Surviving after Child Loss

Whilst I was sat on a train heading to Glasgow earlier this week I decided to write a few blog posts touching on subjects people have been curious about.

People often ask me about how we coped with losing Violet and about the techniques we employed to try to help ourselves get through this time.

We tried to remember what we enjoyed about life when our daughter was still with us and focused on making ourselves do these things even though we didn’t want to and certainly didn’t have the motivation.

It all began with us still going on a mini-break to the Lake District only a few weeks after she had died.  A break we had already planned and paid for when our daughter was still alive.  That trip was an extremely hard one for us and we only stayed there for the bare minimum of time.  We also had lunch at L’Enclume that I had arranged as a belated birthday surprise for my hubby.  We just went through the motions and returned home early on the final day as we felt lost.

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Cartmel, Lake District

The things we had enjoyed doing as a family trio were travel, Violet was a true jetsetter and travelled more in her short life then many adults do in theirs, and dining out in new places.  Admittedly the fondness for dining out was more mine and my hubby’s as Violet disliked food although she did enjoy people watching.  She was always good as gold too preferring to use high chairs to rest her books on for reading and often got praised by staff for how clean and well behaved she was.    I work in travel and hospitality PR so my work has always channeled my passion but I felt as though this love had disappeared with Violet.

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Violet watching the Snoopy film on the flight to New Zealand at 7 months old

After the initial Lake District trip we continued to make sure we planned and booked other things in advance, so then we had less chance of being able to back out and change our minds at the last minute.  Don’t get me wrong there were quite a few dinner reservations we made and then couldn’t be bothered going to or arrangements with friends we had to back out of as we simply couldn’t face it.

We jointly decided that we should focus on ensuring, despite our misery, that we booked restaurants or mini-breaks for anniversaries and birthdays.  We encouraged each other to make an effort to keep the reservation, as we often found that only one of us would wobble and want to back out of plans.  We worked as a team to persuade each other knowing that it was for the best in the long run.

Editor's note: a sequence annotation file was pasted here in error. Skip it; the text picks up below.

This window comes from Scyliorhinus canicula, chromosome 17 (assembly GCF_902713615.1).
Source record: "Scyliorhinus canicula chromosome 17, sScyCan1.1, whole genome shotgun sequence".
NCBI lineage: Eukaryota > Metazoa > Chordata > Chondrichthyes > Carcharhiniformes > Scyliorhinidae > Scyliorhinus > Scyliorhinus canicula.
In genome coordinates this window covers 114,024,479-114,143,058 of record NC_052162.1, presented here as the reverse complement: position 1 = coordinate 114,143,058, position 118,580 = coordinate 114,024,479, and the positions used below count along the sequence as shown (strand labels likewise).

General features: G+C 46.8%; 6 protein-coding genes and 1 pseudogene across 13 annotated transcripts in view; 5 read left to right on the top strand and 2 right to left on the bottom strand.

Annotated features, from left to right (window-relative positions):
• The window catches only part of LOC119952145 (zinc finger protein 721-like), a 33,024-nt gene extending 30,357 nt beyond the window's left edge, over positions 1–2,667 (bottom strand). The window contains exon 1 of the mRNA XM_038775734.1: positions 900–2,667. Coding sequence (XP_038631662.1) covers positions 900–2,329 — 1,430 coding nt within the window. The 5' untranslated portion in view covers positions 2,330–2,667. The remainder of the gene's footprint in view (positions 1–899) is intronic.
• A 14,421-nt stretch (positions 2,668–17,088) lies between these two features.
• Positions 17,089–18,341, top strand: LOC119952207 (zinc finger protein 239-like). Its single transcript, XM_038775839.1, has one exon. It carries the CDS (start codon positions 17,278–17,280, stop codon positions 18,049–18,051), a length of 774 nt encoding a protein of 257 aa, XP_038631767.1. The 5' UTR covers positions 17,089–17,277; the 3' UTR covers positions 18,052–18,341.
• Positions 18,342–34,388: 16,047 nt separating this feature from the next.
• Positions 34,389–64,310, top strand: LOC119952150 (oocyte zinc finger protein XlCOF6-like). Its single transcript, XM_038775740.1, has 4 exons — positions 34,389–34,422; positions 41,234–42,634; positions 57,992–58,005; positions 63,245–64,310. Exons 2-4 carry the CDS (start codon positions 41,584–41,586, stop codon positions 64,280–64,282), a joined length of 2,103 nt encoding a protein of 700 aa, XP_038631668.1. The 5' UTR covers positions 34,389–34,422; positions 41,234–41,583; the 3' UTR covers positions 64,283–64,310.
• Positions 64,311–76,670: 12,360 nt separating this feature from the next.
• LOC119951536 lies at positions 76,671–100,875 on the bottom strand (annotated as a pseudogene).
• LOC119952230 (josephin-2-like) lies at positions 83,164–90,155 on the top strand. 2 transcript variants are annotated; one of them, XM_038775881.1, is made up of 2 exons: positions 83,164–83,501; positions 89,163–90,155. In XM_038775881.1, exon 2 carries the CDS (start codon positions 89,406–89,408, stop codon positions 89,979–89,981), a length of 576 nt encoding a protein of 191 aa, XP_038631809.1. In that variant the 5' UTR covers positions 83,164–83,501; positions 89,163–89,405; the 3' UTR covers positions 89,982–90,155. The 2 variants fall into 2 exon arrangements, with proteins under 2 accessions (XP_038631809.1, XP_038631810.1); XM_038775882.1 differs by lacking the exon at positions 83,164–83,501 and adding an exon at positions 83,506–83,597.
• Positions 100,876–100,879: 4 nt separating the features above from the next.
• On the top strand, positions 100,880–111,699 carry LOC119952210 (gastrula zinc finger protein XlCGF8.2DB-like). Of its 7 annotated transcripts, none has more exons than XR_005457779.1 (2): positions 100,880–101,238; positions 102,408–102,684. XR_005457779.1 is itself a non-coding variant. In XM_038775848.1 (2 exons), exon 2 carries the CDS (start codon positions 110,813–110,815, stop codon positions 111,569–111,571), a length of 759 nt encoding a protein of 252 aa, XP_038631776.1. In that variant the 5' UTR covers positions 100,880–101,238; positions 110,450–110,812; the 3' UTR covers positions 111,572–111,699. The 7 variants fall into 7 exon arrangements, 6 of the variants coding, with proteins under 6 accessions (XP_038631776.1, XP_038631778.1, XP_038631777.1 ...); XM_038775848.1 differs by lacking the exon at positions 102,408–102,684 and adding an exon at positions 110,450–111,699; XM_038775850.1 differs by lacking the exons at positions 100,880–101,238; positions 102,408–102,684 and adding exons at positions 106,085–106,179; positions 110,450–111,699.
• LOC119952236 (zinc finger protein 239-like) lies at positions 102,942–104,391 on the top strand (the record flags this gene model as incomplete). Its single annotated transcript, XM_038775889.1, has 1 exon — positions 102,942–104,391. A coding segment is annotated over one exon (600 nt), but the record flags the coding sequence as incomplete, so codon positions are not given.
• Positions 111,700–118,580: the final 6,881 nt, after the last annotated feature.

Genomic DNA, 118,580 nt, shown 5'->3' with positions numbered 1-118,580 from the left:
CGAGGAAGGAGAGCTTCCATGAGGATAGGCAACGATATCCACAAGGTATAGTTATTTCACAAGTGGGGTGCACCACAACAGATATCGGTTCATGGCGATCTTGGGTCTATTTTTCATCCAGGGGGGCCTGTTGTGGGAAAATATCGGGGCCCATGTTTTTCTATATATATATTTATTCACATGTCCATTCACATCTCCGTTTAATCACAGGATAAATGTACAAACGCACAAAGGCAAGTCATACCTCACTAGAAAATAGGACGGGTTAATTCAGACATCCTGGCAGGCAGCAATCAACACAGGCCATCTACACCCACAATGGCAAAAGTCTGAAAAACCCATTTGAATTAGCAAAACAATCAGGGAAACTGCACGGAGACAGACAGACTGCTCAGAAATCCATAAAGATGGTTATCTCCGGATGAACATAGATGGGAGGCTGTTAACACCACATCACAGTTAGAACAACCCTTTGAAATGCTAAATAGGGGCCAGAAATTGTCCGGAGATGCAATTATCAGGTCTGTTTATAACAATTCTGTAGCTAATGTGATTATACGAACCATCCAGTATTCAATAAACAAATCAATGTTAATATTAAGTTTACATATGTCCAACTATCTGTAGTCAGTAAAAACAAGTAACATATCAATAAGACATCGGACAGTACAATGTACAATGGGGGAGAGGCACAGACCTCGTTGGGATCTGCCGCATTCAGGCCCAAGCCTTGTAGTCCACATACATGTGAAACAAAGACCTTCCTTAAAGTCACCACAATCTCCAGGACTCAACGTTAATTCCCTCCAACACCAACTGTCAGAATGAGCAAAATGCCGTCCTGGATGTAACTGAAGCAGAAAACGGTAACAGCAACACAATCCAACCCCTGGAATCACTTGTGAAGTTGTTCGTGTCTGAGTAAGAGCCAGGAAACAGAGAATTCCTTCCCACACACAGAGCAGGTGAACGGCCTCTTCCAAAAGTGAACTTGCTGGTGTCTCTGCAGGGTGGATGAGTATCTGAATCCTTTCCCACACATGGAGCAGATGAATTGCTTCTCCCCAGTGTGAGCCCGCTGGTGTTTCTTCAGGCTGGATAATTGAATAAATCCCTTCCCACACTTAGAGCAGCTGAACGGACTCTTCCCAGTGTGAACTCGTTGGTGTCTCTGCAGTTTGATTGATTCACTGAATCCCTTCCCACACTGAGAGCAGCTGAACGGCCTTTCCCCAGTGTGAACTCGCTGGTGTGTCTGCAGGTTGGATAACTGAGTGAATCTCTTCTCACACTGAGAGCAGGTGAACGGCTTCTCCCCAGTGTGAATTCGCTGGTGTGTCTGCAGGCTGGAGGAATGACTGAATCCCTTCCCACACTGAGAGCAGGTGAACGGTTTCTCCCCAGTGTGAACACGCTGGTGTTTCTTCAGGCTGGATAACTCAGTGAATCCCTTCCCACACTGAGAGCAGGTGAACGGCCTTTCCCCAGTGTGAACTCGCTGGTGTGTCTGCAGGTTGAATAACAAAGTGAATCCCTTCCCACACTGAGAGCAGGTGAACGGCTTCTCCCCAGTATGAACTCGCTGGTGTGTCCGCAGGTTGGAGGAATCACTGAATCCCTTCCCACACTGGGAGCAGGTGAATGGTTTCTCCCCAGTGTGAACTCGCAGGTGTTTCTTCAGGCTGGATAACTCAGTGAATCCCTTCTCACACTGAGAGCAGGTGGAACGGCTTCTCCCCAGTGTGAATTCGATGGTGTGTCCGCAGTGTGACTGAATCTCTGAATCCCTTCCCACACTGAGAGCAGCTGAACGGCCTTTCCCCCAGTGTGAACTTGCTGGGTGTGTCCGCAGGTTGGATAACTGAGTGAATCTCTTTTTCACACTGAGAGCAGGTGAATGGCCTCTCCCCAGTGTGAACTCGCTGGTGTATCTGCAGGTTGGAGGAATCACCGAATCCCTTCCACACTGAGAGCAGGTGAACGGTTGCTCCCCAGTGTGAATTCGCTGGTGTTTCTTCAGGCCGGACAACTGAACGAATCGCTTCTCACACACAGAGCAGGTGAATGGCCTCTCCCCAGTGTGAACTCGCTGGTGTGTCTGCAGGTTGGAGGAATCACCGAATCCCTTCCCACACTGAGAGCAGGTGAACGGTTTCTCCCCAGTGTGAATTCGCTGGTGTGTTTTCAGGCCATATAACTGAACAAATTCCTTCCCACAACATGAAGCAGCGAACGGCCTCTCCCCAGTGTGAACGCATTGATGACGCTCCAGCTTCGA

We planned trips to places we had already wanted to visit but only for a few days at a time, as again we knew a big trip would be too much for us.  Places like Florence in Italy for Valentine’s day, Bilbao in Spain to visit the Guggenheim, Montenegro to escape for Violet’s anniversary, Morocco to escape Arthur’s due date etc.

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Sunset in Bilbao, Spain

Slowly but surely after nearly 2 years I can now talk again about travel being a passion of mine, without instantly feeling guilty about it as now I realise that this was also a passion of my daughters and something she would still relish if she was alive today.  I also embraced a new hobby for photography, especially landscape and architecture.  All the photos in this blog are mine.

I’ve not yet gotten there with the dining out thing, I’m still fond of food and work in hospitality however we don’t dine out as a couple anywhere near as much as we used to.   I know in time we will and this will be easier too. To the “friend” that said to us after Violet died “well at least you can now travel whenever you like and dine out whenever you like” well we did travel and dine whenever we liked with Violet as she loved it and we can nearly do this again without pangs of guilt and imagining what she’d have thought of it/been like in these places but every day is tough.  It’s not as easy as “at least you don’t have to arrange a babysitter”.

The Small Things

I used to be a self-confessed shopaholic before I had Violet I loved nothing more than a shopping spree round town getting a new dress, looking at the sales, maybe some new shoes, new toiletries etc. Now I hardly ever shop.

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Violet wearing a new pretty dress in May 2016 & it always cheered her up

Instead losing my children has taught me to appreciate the experiences life has to offer, rather than simply buying stuff. So now we’d rather spend our money on dinner out or save for a holiday somewhere or spend time in the outdoors.

It has also made us more grateful for our friends and family who have been so supportive, throughout these last few years. Yes we have had good friends fall by the way side but many more that have stepped right up to the plate to hold our hands during our lowest ebbs. We are so appreciative of these people, as it makes us realise that as cruel and evil as the world sometimes seems there are good, kind people out there.

There have also been near strangers and distant friends who have been so kind and gone out of their way to help us in small ways that mean much more because of the thought that goes with it.

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From the last party Violet ever went to and she loved a good party!

Some people have gone out of their way to remember our daughter by doing Iron Man contests, swimming Windermere, organising events and other challenges to raise money for her fund helping us to create that lasting legacy for Violet we so crave.